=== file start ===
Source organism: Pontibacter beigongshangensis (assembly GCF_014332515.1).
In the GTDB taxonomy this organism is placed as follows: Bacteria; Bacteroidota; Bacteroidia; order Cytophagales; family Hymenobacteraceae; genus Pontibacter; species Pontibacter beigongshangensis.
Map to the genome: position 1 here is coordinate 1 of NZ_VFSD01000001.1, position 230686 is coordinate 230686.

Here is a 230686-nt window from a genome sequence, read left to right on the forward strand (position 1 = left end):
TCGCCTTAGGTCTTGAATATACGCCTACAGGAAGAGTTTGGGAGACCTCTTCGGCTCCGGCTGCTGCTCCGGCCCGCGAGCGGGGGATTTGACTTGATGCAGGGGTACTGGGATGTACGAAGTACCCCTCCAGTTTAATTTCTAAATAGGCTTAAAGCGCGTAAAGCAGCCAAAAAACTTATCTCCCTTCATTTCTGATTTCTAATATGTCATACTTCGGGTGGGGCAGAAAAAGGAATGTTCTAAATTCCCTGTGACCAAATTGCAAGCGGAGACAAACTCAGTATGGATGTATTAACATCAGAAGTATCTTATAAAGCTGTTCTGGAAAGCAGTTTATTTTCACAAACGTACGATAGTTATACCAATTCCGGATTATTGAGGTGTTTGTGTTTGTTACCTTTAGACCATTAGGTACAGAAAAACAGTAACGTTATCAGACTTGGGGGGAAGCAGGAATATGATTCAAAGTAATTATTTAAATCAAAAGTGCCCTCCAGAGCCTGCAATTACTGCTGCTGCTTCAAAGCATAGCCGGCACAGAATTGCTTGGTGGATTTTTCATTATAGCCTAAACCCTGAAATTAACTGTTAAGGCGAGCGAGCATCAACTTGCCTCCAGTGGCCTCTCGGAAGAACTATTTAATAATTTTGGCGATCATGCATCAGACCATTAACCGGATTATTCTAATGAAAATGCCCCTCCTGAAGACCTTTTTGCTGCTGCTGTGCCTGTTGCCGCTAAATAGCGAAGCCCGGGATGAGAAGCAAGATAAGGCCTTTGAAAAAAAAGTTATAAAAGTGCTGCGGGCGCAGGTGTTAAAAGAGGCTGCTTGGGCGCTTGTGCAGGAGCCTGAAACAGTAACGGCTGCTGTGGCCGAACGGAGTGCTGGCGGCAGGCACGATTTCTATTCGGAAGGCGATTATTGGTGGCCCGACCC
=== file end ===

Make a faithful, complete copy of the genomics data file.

Source organism: Pontibacter beigongshangensis (assembly GCF_014332515.1).
In the GTDB taxonomy this organism is placed as follows: Bacteria; Bacteroidota; Bacteroidia; order Cytophagales; family Hymenobacteraceae; genus Pontibacter; species Pontibacter beigongshangensis.
Map to the genome: position 1 here is coordinate 1 of NZ_VFSD01000001.1, position 230686 is coordinate 230686.

Here is a 230686-nt window from a genome sequence, read left to right on the forward strand (position 1 = left end):
TCGCCTTAGGTCTTGAATATACGCCTACAGGAAGAGTTTGGGAGACCTCTTCGGCTCCGGCTGCTGCTCCGGCCCGCGAGCGGGGGATTTGACTTGATGCAGGGGTACTGGGATGTACGAAGTACCCCTCCAGTTTAATTTCTAAATAGGCTTAAAGCGCGTAAAGCAGCCAAAAAACTTATCTCCCTTCATTTCTGATTTCTAATATGTCATACTTCGGGTGGGGCAGAAAAAGGAATGTTCTAAATTCCCTGTGACCAAATTGCAAGCGGAGACAAACTCAGTATGGATGTATTAACATCAGAAGTATCTTATAAAGCTGTTCTGGAAAGCAGTTTATTTTCACAAACGTACGATAGTTATACCAATTCCGGATTATTGAGGTGTTTGTGTTTGTTACCTTTAGACCATTAGGTACAGAAAAACAGTAACGTTATCAGACTTGGGGGGAAGCAGGAATATGATTCAAAGTAATTATTTAAATCAAAAGTGCCCTCCAGAGCCTGCAATTACTGCTGCTGCTTCAAAGCATAGCCGGCACAGAATTGCTTGGTGGATTTTTCATTATAGCCTAAACCCTGAAATTAACTGTTAAGGCGAGCGAGCATCAACTTGCCTCCAGTGGCCTCTCGGAAGAACTATTTAATAATTTTGGCGATCATGCATCAGACCATTAACCGGATTATTCTAATGAAAATGCCCCTCCTGAAGACCTTTTTGCTGCTGCTGTGCCTGTTGCCGCTAAATAGCGAAGCCCGGGATGAGAAGCAAGATAAGGCCTTTGAAAAAAAAGTTATAAAAGTGCTGCGGGCGCAGGTGTTAAAAGAGGCTGCTTGGGCGCTTGTGCAGGAGCCTGAAACAGTAACGGCTGCTGTGGCCGAACGGAGTGCTGGCGGCAGGCACGATTTCTATTCGGAAGGCGATTATTGGTGGCCCGACCC